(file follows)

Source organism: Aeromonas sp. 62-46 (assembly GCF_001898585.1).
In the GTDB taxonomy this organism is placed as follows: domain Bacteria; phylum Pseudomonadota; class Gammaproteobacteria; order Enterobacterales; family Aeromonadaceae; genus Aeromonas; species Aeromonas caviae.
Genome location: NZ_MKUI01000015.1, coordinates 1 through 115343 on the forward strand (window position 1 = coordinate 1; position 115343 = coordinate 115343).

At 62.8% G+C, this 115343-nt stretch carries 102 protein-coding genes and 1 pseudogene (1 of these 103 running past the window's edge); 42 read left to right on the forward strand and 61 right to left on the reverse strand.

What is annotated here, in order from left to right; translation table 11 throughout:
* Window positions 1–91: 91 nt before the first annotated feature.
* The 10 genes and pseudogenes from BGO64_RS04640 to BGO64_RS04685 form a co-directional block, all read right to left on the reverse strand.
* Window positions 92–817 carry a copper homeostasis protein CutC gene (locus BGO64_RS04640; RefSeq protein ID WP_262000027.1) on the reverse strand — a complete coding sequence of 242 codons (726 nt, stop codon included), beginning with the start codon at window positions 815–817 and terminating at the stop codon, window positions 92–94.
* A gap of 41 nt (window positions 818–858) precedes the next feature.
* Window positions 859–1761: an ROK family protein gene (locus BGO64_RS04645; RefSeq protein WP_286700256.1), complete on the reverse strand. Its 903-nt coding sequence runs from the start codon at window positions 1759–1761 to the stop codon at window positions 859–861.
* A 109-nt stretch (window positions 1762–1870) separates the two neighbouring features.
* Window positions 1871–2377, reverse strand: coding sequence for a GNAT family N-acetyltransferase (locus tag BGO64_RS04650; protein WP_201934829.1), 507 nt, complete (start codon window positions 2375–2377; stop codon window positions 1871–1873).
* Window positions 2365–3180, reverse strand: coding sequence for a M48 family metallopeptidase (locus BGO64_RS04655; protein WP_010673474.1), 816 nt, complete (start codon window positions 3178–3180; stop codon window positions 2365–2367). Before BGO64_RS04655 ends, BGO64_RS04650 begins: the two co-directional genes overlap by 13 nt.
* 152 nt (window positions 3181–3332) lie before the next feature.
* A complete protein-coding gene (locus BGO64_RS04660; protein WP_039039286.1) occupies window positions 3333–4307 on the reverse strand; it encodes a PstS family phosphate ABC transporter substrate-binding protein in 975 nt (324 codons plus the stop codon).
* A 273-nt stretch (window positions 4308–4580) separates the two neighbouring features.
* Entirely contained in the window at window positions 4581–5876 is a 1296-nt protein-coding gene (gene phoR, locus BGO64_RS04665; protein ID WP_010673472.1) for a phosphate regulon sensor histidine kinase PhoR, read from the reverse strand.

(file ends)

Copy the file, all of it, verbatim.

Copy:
Source organism: Aeromonas sp. 62-46 (assembly GCF_001898585.1).
In the GTDB taxonomy this organism is placed as follows: domain Bacteria; phylum Pseudomonadota; class Gammaproteobacteria; order Enterobacterales; family Aeromonadaceae; genus Aeromonas; species Aeromonas caviae.
Genome location: NZ_MKUI01000015.1, coordinates 1 through 115343 on the forward strand (window position 1 = coordinate 1; position 115343 = coordinate 115343).

At 62.8% G+C, this 115343-nt stretch carries 102 protein-coding genes and 1 pseudogene (1 of these 103 running past the window's edge); 42 read left to right on the forward strand and 61 right to left on the reverse strand.

What is annotated here, in order from left to right; translation table 11 throughout:
* Window positions 1–91: 91 nt before the first annotated feature.
* The 10 genes and pseudogenes from BGO64_RS04640 to BGO64_RS04685 form a co-directional block, all read right to left on the reverse strand.
* Window positions 92–817 carry a copper homeostasis protein CutC gene (locus BGO64_RS04640; RefSeq protein ID WP_262000027.1) on the reverse strand — a complete coding sequence of 242 codons (726 nt, stop codon included), beginning with the start codon at window positions 815–817 and terminating at the stop codon, window positions 92–94.
* A gap of 41 nt (window positions 818–858) precedes the next feature.
* Window positions 859–1761: an ROK family protein gene (locus BGO64_RS04645; RefSeq protein WP_286700256.1), complete on the reverse strand. Its 903-nt coding sequence runs from the start codon at window positions 1759–1761 to the stop codon at window positions 859–861.
* A 109-nt stretch (window positions 1762–1870) separates the two neighbouring features.
* Window positions 1871–2377, reverse strand: coding sequence for a GNAT family N-acetyltransferase (locus tag BGO64_RS04650; protein WP_201934829.1), 507 nt, complete (start codon window positions 2375–2377; stop codon window positions 1871–1873).
* Window positions 2365–3180, reverse strand: coding sequence for a M48 family metallopeptidase (locus BGO64_RS04655; protein WP_010673474.1), 816 nt, complete (start codon window positions 3178–3180; stop codon window positions 2365–2367). Before BGO64_RS04655 ends, BGO64_RS04650 begins: the two co-directional genes overlap by 13 nt.
* 152 nt (window positions 3181–3332) lie before the next feature.
* A complete protein-coding gene (locus BGO64_RS04660; protein WP_039039286.1) occupies window positions 3333–4307 on the reverse strand; it encodes a PstS family phosphate ABC transporter substrate-binding protein in 975 nt (324 codons plus the stop codon).
* A 273-nt stretch (window positions 4308–4580) separates the two neighbouring features.
* Entirely contained in the window at window positions 4581–5876 is a 1296-nt protein-coding gene (gene phoR, locus BGO64_RS04665; protein ID WP_010673472.1) for a phosphate regulon sensor histidine kinase PhoR, read from the reverse strand.